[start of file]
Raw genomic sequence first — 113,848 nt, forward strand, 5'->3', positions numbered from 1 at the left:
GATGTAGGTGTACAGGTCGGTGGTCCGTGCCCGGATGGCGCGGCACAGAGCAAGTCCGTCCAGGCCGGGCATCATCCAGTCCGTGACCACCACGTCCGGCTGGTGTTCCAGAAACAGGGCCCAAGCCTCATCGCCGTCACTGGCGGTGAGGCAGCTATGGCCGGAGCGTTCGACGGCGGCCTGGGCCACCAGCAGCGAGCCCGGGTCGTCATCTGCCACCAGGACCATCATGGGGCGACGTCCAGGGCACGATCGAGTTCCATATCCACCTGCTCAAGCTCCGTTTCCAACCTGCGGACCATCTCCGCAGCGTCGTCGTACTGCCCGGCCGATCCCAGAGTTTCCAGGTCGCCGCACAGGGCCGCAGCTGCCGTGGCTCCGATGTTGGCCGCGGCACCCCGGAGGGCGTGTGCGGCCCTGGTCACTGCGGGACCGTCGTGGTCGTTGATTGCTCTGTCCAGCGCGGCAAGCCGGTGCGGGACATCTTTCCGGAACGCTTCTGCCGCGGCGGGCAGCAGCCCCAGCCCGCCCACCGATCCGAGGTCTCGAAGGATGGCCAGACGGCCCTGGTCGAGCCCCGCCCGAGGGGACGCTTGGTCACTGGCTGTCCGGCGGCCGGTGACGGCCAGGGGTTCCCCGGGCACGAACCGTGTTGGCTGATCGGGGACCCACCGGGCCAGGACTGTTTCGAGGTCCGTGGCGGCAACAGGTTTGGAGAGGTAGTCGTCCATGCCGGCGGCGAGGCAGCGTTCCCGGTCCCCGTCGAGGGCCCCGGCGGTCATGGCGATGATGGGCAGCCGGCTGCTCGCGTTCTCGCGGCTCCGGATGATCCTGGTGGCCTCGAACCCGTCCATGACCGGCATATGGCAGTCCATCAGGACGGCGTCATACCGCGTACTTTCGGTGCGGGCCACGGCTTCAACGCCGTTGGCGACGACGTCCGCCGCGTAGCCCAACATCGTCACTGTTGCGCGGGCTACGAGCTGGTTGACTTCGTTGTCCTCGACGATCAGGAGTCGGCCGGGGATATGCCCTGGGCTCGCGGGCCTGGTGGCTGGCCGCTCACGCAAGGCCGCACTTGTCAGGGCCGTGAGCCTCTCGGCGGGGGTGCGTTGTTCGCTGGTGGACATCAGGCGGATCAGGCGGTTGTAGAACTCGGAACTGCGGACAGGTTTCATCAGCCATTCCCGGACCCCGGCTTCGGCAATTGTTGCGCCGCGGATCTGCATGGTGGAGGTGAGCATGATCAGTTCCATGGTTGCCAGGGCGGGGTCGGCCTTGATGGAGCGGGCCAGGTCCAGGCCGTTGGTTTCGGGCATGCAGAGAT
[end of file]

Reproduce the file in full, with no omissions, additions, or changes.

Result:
Raw genomic sequence first — 113,848 nt, forward strand, 5'->3', positions numbered from 1 at the left:
GATGTAGGTGTACAGGTCGGTGGTCCGTGCCCGGATGGCGCGGCACAGAGCAAGTCCGTCCAGGCCGGGCATCATCCAGTCCGTGACCACCACGTCCGGCTGGTGTTCCAGAAACAGGGCCCAAGCCTCATCGCCGTCACTGGCGGTGAGGCAGCTATGGCCGGAGCGTTCGACGGCGGCCTGGGCCACCAGCAGCGAGCCCGGGTCGTCATCTGCCACCAGGACCATCATGGGGCGACGTCCAGGGCACGATCGAGTTCCATATCCACCTGCTCAAGCTCCGTTTCCAACCTGCGGACCATCTCCGCAGCGTCGTCGTACTGCCCGGCCGATCCCAGAGTTTCCAGGTCGCCGCACAGGGCCGCAGCTGCCGTGGCTCCGATGTTGGCCGCGGCACCCCGGAGGGCGTGTGCGGCCCTGGTCACTGCGGGACCGTCGTGGTCGTTGATTGCTCTGTCCAGCGCGGCAAGCCGGTGCGGGACATCTTTCCGGAACGCTTCTGCCGCGGCGGGCAGCAGCCCCAGCCCGCCCACCGATCCGAGGTCTCGAAGGATGGCCAGACGGCCCTGGTCGAGCCCCGCCCGAGGGGACGCTTGGTCACTGGCTGTCCGGCGGCCGGTGACGGCCAGGGGTTCCCCGGGCACGAACCGTGTTGGCTGATCGGGGACCCACCGGGCCAGGACTGTTTCGAGGTCCGTGGCGGCAACAGGTTTGGAGAGGTAGTCGTCCATGCCGGCGGCGAGGCAGCGTTCCCGGTCCCCGTCGAGGGCCCCGGCGGTCATGGCGATGATGGGCAGCCGGCTGCTCGCGTTCTCGCGGCTCCGGATGATCCTGGTGGCCTCGAACCCGTCCATGACCGGCATATGGCAGTCCATCAGGACGGCGTCATACCGCGTACTTTCGGTGCGGGCCACGGCTTCAACGCCGTTGGCGACGACGTCCGCCGCGTAGCCCAACATCGTCACTGTTGCGCGGGCTACGAGCTGGTTGACTTCGTTGTCCTCGACGATCAGGAGTCGGCCGGGGATATGCCCTGGGCTCGCGGGCCTGGTGGCTGGCCGCTCACGCAAGGCCGCACTTGTCAGGGCCGTGAGCCTCTCGGCGGGGGTGCGTTGTTCGCTGGTGGACATCAGGCGGATCAGGCGGTTGTAGAACTCGGAACTGCGGACAGGTTTCATCAGCCATTCCCGGACCCCGGCTTCGGCAATTGTTGCGCCGCGGATCTGCATGGTGGAGGTGAGCATGATCAGTTCCATGGTTGCCAGGGCGGGGTCGGCCTTGATGGAGCGGGCCAGGTCCAGGCCGTTGGTTTCGGGCATGCAGAGAT